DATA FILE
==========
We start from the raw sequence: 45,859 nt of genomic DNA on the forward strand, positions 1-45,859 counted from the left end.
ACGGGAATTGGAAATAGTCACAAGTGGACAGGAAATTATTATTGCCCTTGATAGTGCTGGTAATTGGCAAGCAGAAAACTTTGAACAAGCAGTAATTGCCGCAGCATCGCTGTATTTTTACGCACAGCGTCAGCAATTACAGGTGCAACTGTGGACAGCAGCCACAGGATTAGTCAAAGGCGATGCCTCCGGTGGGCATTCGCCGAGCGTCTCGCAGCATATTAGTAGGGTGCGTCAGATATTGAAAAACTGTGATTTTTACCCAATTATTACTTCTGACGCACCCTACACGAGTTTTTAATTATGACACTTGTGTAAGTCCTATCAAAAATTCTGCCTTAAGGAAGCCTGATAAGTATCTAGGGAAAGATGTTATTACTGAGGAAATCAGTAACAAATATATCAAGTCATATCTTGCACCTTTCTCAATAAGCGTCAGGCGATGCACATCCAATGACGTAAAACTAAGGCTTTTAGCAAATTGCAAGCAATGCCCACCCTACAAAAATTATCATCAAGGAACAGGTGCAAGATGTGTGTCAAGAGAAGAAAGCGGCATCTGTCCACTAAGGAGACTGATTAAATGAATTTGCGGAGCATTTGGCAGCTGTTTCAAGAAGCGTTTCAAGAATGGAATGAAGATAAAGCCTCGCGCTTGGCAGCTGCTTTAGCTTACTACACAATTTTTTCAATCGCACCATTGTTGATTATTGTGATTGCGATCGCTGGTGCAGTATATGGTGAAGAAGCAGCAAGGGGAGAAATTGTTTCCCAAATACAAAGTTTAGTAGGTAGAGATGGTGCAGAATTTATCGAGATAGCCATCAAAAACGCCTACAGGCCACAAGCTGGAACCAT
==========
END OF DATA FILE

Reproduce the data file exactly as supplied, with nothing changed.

We start from the raw sequence: 45,859 nt of genomic DNA on the forward strand, positions 1-45,859 counted from the left end.
ACGGGAATTGGAAATAGTCACAAGTGGACAGGAAATTATTATTGCCCTTGATAGTGCTGGTAATTGGCAAGCAGAAAACTTTGAACAAGCAGTAATTGCCGCAGCATCGCTGTATTTTTACGCACAGCGTCAGCAATTACAGGTGCAACTGTGGACAGCAGCCACAGGATTAGTCAAAGGCGATGCCTCCGGTGGGCATTCGCCGAGCGTCTCGCAGCATATTAGTAGGGTGCGTCAGATATTGAAAAACTGTGATTTTTACCCAATTATTACTTCTGACGCACCCTACACGAGTTTTTAATTATGACACTTGTGTAAGTCCTATCAAAAATTCTGCCTTAAGGAAGCCTGATAAGTATCTAGGGAAAGATGTTATTACTGAGGAAATCAGTAACAAATATATCAAGTCATATCTTGCACCTTTCTCAATAAGCGTCAGGCGATGCACATCCAATGACGTAAAACTAAGGCTTTTAGCAAATTGCAAGCAATGCCCACCCTACAAAAATTATCATCAAGGAACAGGTGCAAGATGTGTGTCAAGAGAAGAAAGCGGCATCTGTCCACTAAGGAGACTGATTAAATGAATTTGCGGAGCATTTGGCAGCTGTTTCAAGAAGCGTTTCAAGAATGGAATGAAGATAAAGCCTCGCGCTTGGCAGCTGCTTTAGCTTACTACACAATTTTTTCAATCGCACCATTGTTGATTATTGTGATTGCGATCGCTGGTGCAGTATATGGTGAAGAAGCAGCAAGGGGAGAAATTGTTTCCCAAATACAAAGTTTAGTAGGTAGAGATGGTGCAGAATTTATCGAGATAGCCATCAAAAACGCCTACAGGCCACAAGCTGGAACCAT